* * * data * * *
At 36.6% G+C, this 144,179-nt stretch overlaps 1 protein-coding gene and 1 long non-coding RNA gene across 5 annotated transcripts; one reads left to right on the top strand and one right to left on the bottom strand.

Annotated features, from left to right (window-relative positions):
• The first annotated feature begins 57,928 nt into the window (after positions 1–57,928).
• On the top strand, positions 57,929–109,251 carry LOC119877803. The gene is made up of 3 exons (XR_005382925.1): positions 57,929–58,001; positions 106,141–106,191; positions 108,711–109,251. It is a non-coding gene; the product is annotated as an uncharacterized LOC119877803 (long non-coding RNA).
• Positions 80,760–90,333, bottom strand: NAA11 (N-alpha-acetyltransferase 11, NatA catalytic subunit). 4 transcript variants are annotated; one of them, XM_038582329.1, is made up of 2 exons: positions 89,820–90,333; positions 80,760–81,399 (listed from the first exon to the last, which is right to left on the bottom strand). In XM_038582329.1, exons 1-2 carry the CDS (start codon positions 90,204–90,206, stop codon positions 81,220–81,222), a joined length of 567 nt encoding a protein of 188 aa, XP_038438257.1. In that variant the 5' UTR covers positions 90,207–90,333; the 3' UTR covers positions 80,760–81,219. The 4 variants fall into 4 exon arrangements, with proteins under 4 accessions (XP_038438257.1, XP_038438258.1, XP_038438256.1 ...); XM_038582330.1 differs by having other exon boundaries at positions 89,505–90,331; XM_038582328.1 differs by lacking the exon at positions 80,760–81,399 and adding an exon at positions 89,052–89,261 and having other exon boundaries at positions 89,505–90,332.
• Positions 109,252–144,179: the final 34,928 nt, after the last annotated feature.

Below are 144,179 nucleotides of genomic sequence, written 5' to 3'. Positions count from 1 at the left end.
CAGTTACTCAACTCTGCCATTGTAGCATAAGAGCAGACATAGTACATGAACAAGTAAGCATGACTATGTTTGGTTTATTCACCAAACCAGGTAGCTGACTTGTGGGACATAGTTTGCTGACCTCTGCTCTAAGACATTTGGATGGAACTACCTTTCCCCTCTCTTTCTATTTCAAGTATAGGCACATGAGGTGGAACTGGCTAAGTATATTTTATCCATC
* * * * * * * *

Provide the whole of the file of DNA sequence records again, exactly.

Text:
At 36.6% G+C, this 144,179-nt stretch overlaps 1 protein-coding gene and 1 long non-coding RNA gene across 5 annotated transcripts; one reads left to right on the top strand and one right to left on the bottom strand.

Annotated features, from left to right (window-relative positions):
• The first annotated feature begins 57,928 nt into the window (after positions 1–57,928).
• On the top strand, positions 57,929–109,251 carry LOC119877803. The gene is made up of 3 exons (XR_005382925.1): positions 57,929–58,001; positions 106,141–106,191; positions 108,711–109,251. It is a non-coding gene; the product is annotated as an uncharacterized LOC119877803 (long non-coding RNA).
• Positions 80,760–90,333, bottom strand: NAA11 (N-alpha-acetyltransferase 11, NatA catalytic subunit). 4 transcript variants are annotated; one of them, XM_038582329.1, is made up of 2 exons: positions 89,820–90,333; positions 80,760–81,399 (listed from the first exon to the last, which is right to left on the bottom strand). In XM_038582329.1, exons 1-2 carry the CDS (start codon positions 90,204–90,206, stop codon positions 81,220–81,222), a joined length of 567 nt encoding a protein of 188 aa, XP_038438257.1. In that variant the 5' UTR covers positions 90,207–90,333; the 3' UTR covers positions 80,760–81,219. The 4 variants fall into 4 exon arrangements, with proteins under 4 accessions (XP_038438257.1, XP_038438258.1, XP_038438256.1 ...); XM_038582330.1 differs by having other exon boundaries at positions 89,505–90,331; XM_038582328.1 differs by lacking the exon at positions 80,760–81,399 and adding an exon at positions 89,052–89,261 and having other exon boundaries at positions 89,505–90,332.
• Positions 109,252–144,179: the final 34,928 nt, after the last annotated feature.

Below are 144,179 nucleotides of genomic sequence, written 5' to 3'. Positions count from 1 at the left end.
CAGTTACTCAACTCTGCCATTGTAGCATAAGAGCAGACATAGTACATGAACAAGTAAGCATGACTATGTTTGGTTTATTCACCAAACCAGGTAGCTGACTTGTGGGACATAGTTTGCTGACCTCTGCTCTAAGACATTTGGATGGAACTACCTTTCCCCTCTCTTTCTATTTCAAGTATAGGCACATGAGGTGGAACTGGCTAAGTATATTTTATCCATC